Ever read Prescott's "History of the Conquest of Mexico and the conquest of Peru?" Took me the better part of the year, because I needed a dictionary to help translate some of these Spanish quotations, which are extensive. The Spanish were bloodthirsty in a noteworthy way. Cortes and his army and his treatment of Montezuma was one thing; in Peru, Pizarro obliged the Incas to fill a room from floor to ceiling with golden objects. The Spanish displayed the same sort of Contempt for the heathen pagans they encounter that Medieval Christians always displayed to such pagans.

Such is the work of armies marching in the name of the Prince of Peace.

They took silver too, but it was mostly about gold. And such gold as made it back to Spain was squandered in useless, utterly futile wars fought in defense of the vanity of the Spanish crown.

All that glitters, et cetera.

12845
For myself, the Lonesome Aging Hermit in Alaska

You could always consider re-joining society, in order to become less lonesome.
It is great for psychological health, not to mention physical health. It might even
mitigate depression sufficiently to bring you (partially) out of doomerism.

And Where would the fun in that be?

12846
The Kitchen Sink / Re: A modest proposal...
« on: January 07, 2013, 12:59:13 PM »
Works for me.

12847
The Kitchen Sink / A modest proposal...
« on: January 07, 2013, 12:10:30 PM »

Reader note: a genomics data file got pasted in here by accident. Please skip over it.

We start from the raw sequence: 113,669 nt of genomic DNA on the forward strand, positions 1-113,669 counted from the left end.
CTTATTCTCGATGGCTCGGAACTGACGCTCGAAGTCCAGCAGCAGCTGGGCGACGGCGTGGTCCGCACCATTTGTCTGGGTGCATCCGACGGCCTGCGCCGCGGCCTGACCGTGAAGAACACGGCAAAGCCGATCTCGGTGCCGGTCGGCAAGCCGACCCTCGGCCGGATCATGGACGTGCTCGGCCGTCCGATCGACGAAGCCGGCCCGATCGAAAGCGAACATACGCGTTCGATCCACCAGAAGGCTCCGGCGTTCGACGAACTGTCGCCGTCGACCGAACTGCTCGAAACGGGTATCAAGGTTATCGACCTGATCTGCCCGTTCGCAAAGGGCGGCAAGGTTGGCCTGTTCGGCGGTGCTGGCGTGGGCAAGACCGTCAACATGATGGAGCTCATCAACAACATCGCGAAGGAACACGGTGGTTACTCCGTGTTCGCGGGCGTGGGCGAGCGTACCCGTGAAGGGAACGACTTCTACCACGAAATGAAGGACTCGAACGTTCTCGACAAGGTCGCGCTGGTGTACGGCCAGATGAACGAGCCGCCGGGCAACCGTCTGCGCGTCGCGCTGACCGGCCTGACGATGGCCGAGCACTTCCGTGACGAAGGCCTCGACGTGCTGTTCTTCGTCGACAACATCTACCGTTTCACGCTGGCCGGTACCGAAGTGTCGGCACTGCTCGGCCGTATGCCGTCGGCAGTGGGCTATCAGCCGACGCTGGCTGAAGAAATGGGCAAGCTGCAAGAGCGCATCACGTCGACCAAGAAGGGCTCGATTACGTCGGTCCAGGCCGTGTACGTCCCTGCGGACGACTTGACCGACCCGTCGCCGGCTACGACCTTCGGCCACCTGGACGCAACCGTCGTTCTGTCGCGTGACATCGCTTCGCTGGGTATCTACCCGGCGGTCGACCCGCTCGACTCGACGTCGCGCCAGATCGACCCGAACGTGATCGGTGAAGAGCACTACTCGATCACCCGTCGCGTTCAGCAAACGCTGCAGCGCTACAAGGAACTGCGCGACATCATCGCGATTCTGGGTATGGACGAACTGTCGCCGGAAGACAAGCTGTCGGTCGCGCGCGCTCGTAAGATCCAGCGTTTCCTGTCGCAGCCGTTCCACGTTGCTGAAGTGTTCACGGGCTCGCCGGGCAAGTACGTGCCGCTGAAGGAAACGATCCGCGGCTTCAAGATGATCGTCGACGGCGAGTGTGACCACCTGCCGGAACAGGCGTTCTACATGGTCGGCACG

Once again traveling, reduced to  phone. But just read this and wanted to share this idea. From the guy who assembles "The Weekly Sift:"

Quote
OK, cable news networks, here's the political infotainment I really want to see: Pundit Wars. A politically diverse collection of pundits each starts with a stake of, say, $10,000. Each week the host presents a list of things that might or might not happen in near future, and each pundit quotes a likelihood. ("I think there's a 30% chance we won't get a debt-ceiling deal in time to prevent the government shutting down.") Having all announced their numbers, they are then free to make bets with each other, quoting odds if necessary. ("I'll give you 2-1 odds that we do get a debt-ceiling deal.") If nobody takes initiative, the host may suggest some bets. ("You two have radically different expectations for a debt-ceiling deal. Why don't you each put some money behind it?") Then next week we see how everybody's bets are doing.

Each week, we'll see who really believes their own rhetoric. (If you're just trying to get attention with your predictions, like Dick Morris with his "Romney landslide" nonsense, it'll be obvious once the betting phase starts.) And over the course of a season, we'll see who really knows what they're talking about.

It's kind of a reality-TV version of intrade.

An idea whose time has come

12848
Economics / Re: The Official Student Loan Debt Slavery Thread
« on: January 06, 2013, 12:29:34 PM »
In keeping with trying to catch up on what's been going on, I read your recent article with interest. I have to ask, what changes in student loans laws has actually occurred? When last I bothered to look into this, student loans were not dischargeable, even in bankruptcy. I recall even reading about how one particular bank had hounded the parents of the dead student for the balance of outstanding loan. Bastards. Has some specific legislation occurred to enable the freewheeling cash flow bonanza that you describe in your post?

Inquiring minds want to know.

Surly, see reply #11 in this thread.

Still playing catchup. Got it now. Whouda thunk it?
Amazing.

12849
The Kitchen Sink / Re: The Turn of the Screw
« on: January 06, 2013, 12:14:14 PM »